Prime Minister complains about Japanese cartoon

BEIJING — Chinese viewers are boycotting Japanese toon “Ultraman” after their Prime Minister Wen Jiabao complained recently that his grandson spent too much time watching the superhero instead of homegrown cartoons.

“I sometimes take care of my grandson,” said Wen last month during a visit to Jiangtong Animation in Wuhan, the capital of Hubei province in central south China. “But he always watches ‘Ultraman.’ He should watch more Chinese cartoons.”

He followed this up with a plea to animators to make interesting cartoons.

“Your work is meaningful. You should play a leading role in bringing Chinese culture to the world … let Chinese children watch more of their own history and its own country’s animation,” Wen said.

His comments underscore how much of a concern the underperforming toon industry is to the government of a country with 367 million young people under the age of 15.

Statistics from the Ministry of Education show toons are a serious business in China. Two years ago, 1,234 colleges had animation departments, with 466,000 students studying toons and 64,000 graduates who had completed their studies.

The investment in education is paying off.

Last month, the prestigious Chinese Academy of Social Sciences released a report on the industry showing that in 2008, China produced 324 animated skeins, up by 66% over the previous year.

During China’s annual parliament in March, Deputy Culture Minister Ou Yangjian said the local animation industry had grown to more than 5,600 toon shops, employing 200,000 people, producing more than 130,000 minutes of content a year.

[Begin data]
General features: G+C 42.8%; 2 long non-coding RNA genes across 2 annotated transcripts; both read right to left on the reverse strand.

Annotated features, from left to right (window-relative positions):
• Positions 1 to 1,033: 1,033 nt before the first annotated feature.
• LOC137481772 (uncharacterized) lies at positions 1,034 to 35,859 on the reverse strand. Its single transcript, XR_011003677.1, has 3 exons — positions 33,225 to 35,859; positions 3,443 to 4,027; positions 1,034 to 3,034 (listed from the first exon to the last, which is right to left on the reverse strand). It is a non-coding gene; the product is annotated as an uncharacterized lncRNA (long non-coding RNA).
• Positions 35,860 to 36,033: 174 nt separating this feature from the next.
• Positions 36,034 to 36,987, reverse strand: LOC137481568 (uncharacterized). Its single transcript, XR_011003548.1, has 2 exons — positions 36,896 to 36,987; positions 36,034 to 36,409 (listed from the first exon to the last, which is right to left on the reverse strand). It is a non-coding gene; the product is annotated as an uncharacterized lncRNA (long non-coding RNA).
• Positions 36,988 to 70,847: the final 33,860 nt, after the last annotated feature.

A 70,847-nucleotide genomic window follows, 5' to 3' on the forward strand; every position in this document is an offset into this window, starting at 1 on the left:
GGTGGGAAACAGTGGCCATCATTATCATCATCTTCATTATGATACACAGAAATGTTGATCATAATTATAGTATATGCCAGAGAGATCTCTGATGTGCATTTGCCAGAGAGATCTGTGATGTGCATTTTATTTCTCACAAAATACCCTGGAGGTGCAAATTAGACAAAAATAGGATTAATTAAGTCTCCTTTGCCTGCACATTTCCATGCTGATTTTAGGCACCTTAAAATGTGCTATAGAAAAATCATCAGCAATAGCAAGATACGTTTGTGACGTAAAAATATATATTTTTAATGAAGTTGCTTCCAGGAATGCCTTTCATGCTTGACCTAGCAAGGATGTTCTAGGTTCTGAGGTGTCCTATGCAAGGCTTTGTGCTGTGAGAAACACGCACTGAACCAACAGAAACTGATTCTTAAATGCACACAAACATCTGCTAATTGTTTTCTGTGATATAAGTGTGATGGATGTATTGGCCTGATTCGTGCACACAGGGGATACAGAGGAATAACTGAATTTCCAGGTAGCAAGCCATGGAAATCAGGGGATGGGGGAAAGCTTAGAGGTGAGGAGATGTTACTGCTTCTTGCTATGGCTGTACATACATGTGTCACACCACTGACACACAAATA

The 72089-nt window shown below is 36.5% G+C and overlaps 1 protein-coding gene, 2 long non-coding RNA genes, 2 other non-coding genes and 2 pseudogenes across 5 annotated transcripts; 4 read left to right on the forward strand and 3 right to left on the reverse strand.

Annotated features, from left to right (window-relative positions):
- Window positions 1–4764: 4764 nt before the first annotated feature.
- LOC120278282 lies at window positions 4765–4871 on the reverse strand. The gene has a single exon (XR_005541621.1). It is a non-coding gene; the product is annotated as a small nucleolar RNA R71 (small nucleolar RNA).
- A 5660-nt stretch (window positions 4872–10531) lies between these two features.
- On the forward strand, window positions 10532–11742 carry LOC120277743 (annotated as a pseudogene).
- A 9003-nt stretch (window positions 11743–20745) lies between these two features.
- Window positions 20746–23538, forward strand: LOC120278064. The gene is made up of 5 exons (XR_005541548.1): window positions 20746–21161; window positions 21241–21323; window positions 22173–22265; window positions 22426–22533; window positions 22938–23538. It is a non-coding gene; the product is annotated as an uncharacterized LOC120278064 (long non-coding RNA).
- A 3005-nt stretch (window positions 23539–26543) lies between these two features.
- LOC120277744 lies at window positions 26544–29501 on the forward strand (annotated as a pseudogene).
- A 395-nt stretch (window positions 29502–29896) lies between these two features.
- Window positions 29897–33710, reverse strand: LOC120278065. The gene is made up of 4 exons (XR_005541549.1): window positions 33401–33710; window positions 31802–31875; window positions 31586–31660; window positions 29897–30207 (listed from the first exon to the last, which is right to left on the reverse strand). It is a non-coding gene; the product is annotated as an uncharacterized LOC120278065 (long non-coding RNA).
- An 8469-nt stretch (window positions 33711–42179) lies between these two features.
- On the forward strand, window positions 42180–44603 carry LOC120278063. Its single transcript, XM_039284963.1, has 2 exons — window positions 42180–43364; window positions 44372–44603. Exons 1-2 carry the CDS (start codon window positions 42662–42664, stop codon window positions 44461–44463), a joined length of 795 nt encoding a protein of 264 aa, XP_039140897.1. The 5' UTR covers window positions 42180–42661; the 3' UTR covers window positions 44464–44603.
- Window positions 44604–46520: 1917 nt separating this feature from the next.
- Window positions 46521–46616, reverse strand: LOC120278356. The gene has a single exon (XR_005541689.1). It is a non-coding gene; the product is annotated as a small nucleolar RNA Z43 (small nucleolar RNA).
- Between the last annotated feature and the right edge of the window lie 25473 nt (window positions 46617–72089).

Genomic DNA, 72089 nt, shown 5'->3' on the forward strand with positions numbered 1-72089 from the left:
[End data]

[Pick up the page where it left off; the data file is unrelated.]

But there is a big gap in quality compared to the biz in the U.S., Japan and South Korea, and foreign skeins dominate, says Wang Jianhua, VP of the China Industry-University-Research Institute Collaboration Assn.

This is echoed by Jin Delong, at the powerful State Administration of Radio, Film and TV.

“There is a long way to go before the animation industry prospers. We still have a lot of issues to resolve, for example, encouraging creativity … and combining creativity with the market,” Jin says.

But despite state investment and measures to protect the domestic biz — such as forcing webs to sked “Ultraman,” the hugely popular “SpongeBob SquarePants” and other foreign toons late in the evening — Chinese rugrats are only slowly finding domestic fare they enjoy, such as panda toon “Babo Pan-mily.”

Meanwhile, the boycott of “Ultraman” is being hotly debated by the country’s webizens.

A commentator on blogging site people.com agreed that Wen’s woes were shared by many parents and grandparents — but his solution wouldn’t appeal to the pol.

He added: “I have bought ‘Winnie the Pooh’ and ‘Toy Story’ for my son so that he can boycott ‘Ultraman.’ Some Chinese cartoons are good, but their quality is not very good. Disney cartoons are pretty much excellent.”

Others have taken Wen’s comments as a call-to-arms against Japan, the old foe. Japan occupied China in brutal fashion between 1931 and 1945 and relations are still strained between the two countries.

Collaboration may be a way to get around, if not resolve, some of these tensions.

A joint Chinese-Japanese anime adaptation of the classic historical novel “Romance of the Three Kingdoms” was unveiled at the fourth China Cartoon and Animation Festival in the eastern city of Hangzhou last month.

The novel depicts the warring period of 2nd-century China and the political intrigue between different factions. The 52-episode skein will begin broadcasting in China and Japan in June.

Skein is a joint-production by the Beijing Glorious Animation Co., an affiliate of the state-owned CCTV broadcaster, and Japan’s Future Planet.

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